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RE: Server Redundancy
From: "Austad, Jay" <JAustad () temgweb com>
Date: Wed, 6 Aug 2003 13:32:30 -0500


If the servers are in two separate locations, like two datacenters on either
side of the country, you are stuck with DNS-based load balancing.  Like
others have mentioned, Cisco, F5 and others have products which will handle
this for you and take into account some other factors when directing
traffic.  DNS load balancing works quite well, I've used the F5 BigIP and
3dns extensively, and the Foundry ServerIron (which is fairly cheap).  

A little more detail into what you are trying to do would help.  The most
common setup with this is to have multiple datacenters, and each datacenter
has a cluster of identical servers behind something like a BigIP.  The
traffic is load balanced at that level, but your Global load balancer which
hands out DNS communicates with the local guy to figure out what the current
traffic ratio is and modifys its dns replys accordingly.

There used to be a free one for linux called Eddie, which looked quite
robust.  I think it was eddieware.org or eddieware.com.  There is also the
linux virtual server project, but I don't believe it has support for Global
load balancing, only local.

As a side note, I've used Cisco's CSS, F5's stuff, Alteon, and Foundry.  Out
of all of them that I've used, the Foundry had the least problems and had a
nicely structured config.  I would recommend the CSS, but it seems to have
quite a few bugs in the code that still need to be worked out, but the
support for SSL acceleration is nice.  F5...  I used to really like F5.  In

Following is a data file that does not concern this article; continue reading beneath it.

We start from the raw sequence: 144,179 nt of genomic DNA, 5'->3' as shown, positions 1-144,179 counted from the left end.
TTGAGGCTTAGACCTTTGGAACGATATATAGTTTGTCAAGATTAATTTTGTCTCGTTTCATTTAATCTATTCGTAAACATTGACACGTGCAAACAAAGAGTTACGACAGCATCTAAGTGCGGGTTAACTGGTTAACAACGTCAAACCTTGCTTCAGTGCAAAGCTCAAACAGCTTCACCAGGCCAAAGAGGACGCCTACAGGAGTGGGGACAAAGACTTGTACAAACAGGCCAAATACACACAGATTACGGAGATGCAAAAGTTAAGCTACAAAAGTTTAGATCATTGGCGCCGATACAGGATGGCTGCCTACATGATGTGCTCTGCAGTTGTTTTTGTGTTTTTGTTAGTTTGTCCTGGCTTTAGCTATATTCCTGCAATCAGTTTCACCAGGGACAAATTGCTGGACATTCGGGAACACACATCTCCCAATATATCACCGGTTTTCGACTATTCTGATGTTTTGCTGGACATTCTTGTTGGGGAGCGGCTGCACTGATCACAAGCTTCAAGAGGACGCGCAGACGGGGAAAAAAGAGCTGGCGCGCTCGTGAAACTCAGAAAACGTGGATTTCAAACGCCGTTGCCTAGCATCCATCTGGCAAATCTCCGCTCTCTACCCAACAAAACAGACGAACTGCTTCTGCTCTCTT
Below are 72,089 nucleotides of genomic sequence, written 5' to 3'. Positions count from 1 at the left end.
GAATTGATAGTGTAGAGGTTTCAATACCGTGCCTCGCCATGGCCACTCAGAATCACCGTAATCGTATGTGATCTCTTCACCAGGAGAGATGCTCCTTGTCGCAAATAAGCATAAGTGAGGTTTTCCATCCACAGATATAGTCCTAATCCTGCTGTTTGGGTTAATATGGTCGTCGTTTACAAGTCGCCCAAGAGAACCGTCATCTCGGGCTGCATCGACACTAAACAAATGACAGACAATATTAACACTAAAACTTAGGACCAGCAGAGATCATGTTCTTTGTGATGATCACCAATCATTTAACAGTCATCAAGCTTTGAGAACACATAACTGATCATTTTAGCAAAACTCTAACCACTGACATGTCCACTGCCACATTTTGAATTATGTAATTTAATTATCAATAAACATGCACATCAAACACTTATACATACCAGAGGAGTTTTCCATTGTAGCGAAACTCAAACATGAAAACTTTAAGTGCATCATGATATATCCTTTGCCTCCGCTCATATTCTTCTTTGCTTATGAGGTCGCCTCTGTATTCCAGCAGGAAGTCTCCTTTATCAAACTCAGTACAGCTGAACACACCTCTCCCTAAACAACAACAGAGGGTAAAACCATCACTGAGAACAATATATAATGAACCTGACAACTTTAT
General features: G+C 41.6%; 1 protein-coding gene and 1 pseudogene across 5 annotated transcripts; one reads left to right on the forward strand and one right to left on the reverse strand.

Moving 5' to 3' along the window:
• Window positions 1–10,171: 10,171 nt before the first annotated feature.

fact, I was one of their beta sites back in 1999 and 2000.  After some
problems with code that "broke" things, we discontinued the beta program
with them.  Shortly after, their new releases were getting worse and worse,
their support seemed unwilling to help (for almost $100k a year in support,
you'd think they would care), so I switched to Foundry.  An insider over at
F5 told me that most of the people who had written the original code back in
1999/2000 were all gone, and most of the problems were a result of the new
people not yet wrapping their heads around the code.  This was about 2 years
ago, so it's possible they've figured out how everything is put together and
it's better now.  For awhile though, it was quite bad.  Feature-wise, F5 has
more features than any of the other ones, Cisco CSS comes in a somewhat
distant second place.  For most people, any of the above will suffice and
most of the features available in F5 and Cisco are just nice-to-have's and
not a requirement.  

-jay

-----Original Message-----
From: Gerald [mailto:gcoon () inch com]
Sent: Wednesday, August 06, 2003 1:12 PM
To: Jason Greenberg
Cc: nanog () merit edu
Subject: Re: Server Redundancy



On Wed, 6 Aug 2003, Jason Greenberg wrote:


Can I have some suggestions on how to load balance servers 
that are on
seperate IP blocks?  Is there any way to perform translation at this
level?  Exclude DNS based balancing please...

vrrp on FreeBSD is supposed to be a free solution to allow machines to
watch each other and take over IP addressing if connectivity is lost.
Depending on how remote your IP blocks are and how much 
control you have
over the routing equipment in between, your only choice may be a
commercial solution.

http://www.bsdshell.net/hut_vrrpimpl.html

I've not used it, and the documentation is currently in French.

The HUT project also has FreeBSD load balancing software for 
free that is
supposed to function like F5/Alteon/Cisco LB.

I've maintained the Cisco CS 1100 (when it was Arrowpoint) in 
production.
You could VLAN remote machines into what you want to do on 
that. I think
that equipment has changed quite a bit though since Cisco 
bought them and
my experience is over a year old.

G



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